Similarly, the camp of people who believe that if tropical milkweed is planted next to the overwintering cluster trees the butterflies will “drop out of the reproductive diapause and start breeding” have been unable to shoot videos showing that’s what actually happens in real life field situations. But the camp of people who don’t believe that’s what really happens have have been able to shoot videos in December showing the overwintering clustering butterflies will ignore large quantities of tropical milkweeds that have been planted close to the cluster trees: https://youtu.be/YCw7Ty9TBiU
Hey Paul. I know this is an old post, but I have some updated (albeit anecdotal) info. I live in southeast NC – just south of Wilmington. I had tropical milkweed blooming in October/November, and at one point counted 20 monarchs in that flower bed. They went on to lay somewhere in the neighborhood of 60 eggs in late October. I then brought all of those caterpillars inside because the temps dropped. The temperatures rose again, and I’ve released 15 to 20. The rest of the cocoons were not viable. Or did not hatch. The parents did move on, so it may be possible that two things are happening – 1). the monarchs are dropping out of migration to feed and b). they are then mating, laying eggs, and then returning to their migration, leaving behind a population of monarchs that probably won’t make it.
I mixed my letters and numbers, but you get the point.
Fabulous article, Monika! Love all the research from David James. And a great comment, Paul!
It is absolutely fascinating to me that each type of butterfly has its own life-path and cannot be swayed from it. Wow.
Keep up the good work, everyone. I love all this science stuff!
Must admit I was leaning toward the school that leaving my milkweed up in the fall did not hurt the population much and even helped. This year I had a constant stream of Caterpillars that eventually became butterfly’s, but I have noticed a down side. Here in Houston the weather can drop below freezing and if they are in the crystallize state it kills them, also those that make it to butterflies are often left without flowers to feed on. Then last week we had this unprecedented freeze that killed all Monarchs at all stages – from now on I will cut my milkweed down to the roots in the fall they would have been better to migrating.
Keith, perhaps someone will do a study, gathering all that data on those that do remain behind and freeze. It would be interesting to see if those numbers significantly affect the monarch population as a whole.
They’re going to be extinct. The Monarch wing has a different blade shapes and it’s because of where it migrates from. To accommodate the distance traveling to Mexico. It is plausible to extrapolate the variation of this very important plant will and contribute to its extinction. The very nature of survival is adaptation because of what’s in the environment. We should really be talking about how a nature preserves should have plantings of milkweed throughout the whole United States and especially hot zones where they lay their eggs so that they will be able to be studied and figure out if the tropical version of this plant is harmful to them. The private sector and government should make milkweed farms not soybean only where the aim is for the butterfly to migrate to lay eggs and reward the act of saving this species with grants and subsidies. Thanks for the discussion!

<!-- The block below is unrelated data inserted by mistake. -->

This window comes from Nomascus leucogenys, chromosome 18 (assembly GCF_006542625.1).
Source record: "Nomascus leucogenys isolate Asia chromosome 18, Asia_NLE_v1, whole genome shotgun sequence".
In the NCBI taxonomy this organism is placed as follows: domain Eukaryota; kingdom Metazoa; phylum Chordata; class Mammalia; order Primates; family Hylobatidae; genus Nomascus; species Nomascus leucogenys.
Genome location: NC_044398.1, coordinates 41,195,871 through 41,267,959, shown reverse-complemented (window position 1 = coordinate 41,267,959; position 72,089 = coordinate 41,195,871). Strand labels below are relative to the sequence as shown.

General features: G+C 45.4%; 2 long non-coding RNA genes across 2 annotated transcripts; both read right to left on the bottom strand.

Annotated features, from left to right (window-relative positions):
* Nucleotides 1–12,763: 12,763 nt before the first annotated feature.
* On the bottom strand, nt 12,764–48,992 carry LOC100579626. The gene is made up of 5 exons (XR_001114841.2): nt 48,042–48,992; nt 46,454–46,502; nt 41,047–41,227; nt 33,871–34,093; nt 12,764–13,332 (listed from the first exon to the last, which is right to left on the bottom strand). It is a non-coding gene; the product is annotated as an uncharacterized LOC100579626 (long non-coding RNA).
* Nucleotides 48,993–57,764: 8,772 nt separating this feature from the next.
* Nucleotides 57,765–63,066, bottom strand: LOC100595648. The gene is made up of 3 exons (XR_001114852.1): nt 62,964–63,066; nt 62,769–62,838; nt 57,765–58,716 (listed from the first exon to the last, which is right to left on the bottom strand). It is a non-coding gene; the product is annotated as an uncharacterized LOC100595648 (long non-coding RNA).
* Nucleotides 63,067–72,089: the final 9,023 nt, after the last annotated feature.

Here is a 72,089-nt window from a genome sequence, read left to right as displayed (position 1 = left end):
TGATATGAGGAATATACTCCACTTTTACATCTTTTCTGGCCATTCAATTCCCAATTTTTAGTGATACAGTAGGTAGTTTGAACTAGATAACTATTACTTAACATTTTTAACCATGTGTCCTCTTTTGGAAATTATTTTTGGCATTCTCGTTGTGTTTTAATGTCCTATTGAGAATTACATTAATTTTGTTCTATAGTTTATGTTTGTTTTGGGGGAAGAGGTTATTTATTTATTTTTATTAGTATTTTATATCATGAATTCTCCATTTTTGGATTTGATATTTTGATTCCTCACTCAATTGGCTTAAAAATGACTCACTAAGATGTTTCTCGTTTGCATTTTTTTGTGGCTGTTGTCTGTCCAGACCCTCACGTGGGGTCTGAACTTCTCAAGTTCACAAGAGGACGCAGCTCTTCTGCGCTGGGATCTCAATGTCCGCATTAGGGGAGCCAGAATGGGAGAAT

It’s best not to get the government involved in anything important! Let’s go Brandon go
A webinar I attended a few weeks ago said to cut back the tropical milkweeds way back from
October to March to avoid any disease -currently a Protozoa parasite-weakening butterflies.. Native California plants , native to to this area and type of soil germinate easily and die back naturally in the fall. They said the butterflies need other companion nectar plants near the milkweed-preferably some California natives. They need a variety of flowers and nectar. They said we’ve gone from millions of monarchs, I think in Southern California, in 1990’s to less than 2000 documented last year. For this area they recommend for native California milkweed. Some that occurs around Daley Ranch and Escondido are Asclepias Eriocarpa. They also suggested Asclepias Erosa, fascicularis (This from Central Calif I think., Local seeds germinate better)and I can’t remember all, I took notes as fast as I could. It was startling to me. Same with the great loss now of Ash trees due to an insect that made it over here, with no natural enemies. The California Native Plant Society is in the process of creating a Pollinator toolkit.Fish and Wildlife will work with private landowners to establish native gardens.